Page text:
Downtown Toms River Apartment Plan Changes

Downtown Toms River (Drone Photography by Joe Morgan)

  TOMS RIVER – The 10-story apartment buildings planned for downtown Toms River will be reduced to six stories, but will still have the same number of tenants, officials said.

  The original plan for the land overlooking the river where the former Red Roof Inn was demolished included two, 10-story towers over ground-level retail and a boardwalk around the river. This boardwalk would be for passive recreation, not for rides and games like in Seaside.

  The new plan would have the same amenities, except that it wouldn’t be as high, Mayor Maurice “Mo” Hill said. The six stories would still have retail and the boardwalk, but the apartments would not change the skyline as much.

  The redevelopment of that area – which includes the entire block, not just the former hotel property – has been criticized lately by people afraid that high buildings would change the face of Toms River and further urbanize the town.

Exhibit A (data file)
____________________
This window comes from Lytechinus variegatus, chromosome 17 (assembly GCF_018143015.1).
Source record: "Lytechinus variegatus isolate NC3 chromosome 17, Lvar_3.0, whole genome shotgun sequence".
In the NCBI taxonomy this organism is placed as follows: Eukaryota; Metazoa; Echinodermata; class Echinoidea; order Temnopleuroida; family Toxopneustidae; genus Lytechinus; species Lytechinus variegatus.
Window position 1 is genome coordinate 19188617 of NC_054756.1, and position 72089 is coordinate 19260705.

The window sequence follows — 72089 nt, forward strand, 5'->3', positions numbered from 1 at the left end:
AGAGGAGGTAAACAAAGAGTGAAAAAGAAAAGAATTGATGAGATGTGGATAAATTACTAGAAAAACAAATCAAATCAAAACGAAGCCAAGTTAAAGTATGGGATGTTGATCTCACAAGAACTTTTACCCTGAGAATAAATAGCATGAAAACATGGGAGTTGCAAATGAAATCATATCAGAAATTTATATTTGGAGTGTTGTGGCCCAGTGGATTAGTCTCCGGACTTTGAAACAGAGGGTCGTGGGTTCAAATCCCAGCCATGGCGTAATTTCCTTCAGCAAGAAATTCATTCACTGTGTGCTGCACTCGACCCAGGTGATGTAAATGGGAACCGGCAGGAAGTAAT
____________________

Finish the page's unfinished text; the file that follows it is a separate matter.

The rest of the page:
Hill called into question campaign literature spread before the primary election that indicated scores of skyscrapers downtown. The actual plan calls for staggered building heights. Only 10 percent of the buildings would be up to 10 stories. Half of the buildings would need to be one-four stories.

  The shorter building would be more welcome by the public, Hill said. It would also be more cost effective for the redeveloper.

  A representative of the Planning Board, the body that oversees new developments, has said that the new plan has not be submitted yet.

  This is not to be confused with the banquet facility that is planned for the former boatworks on the other side of Huddy Park. The redeveloper for both projects is Capodagli Property Company.

  Residents have questioned whether the fire departments are able to put out buildings of six stories, let alone 10 which was originally proposed. A Toms River fire official had responded to an inquiry by The Toms River Times that all tall buildings by law must have certain fire safety measures implemented. These would include building codes that slow the spread of fire and sprinkler systems to put them out if one occurs.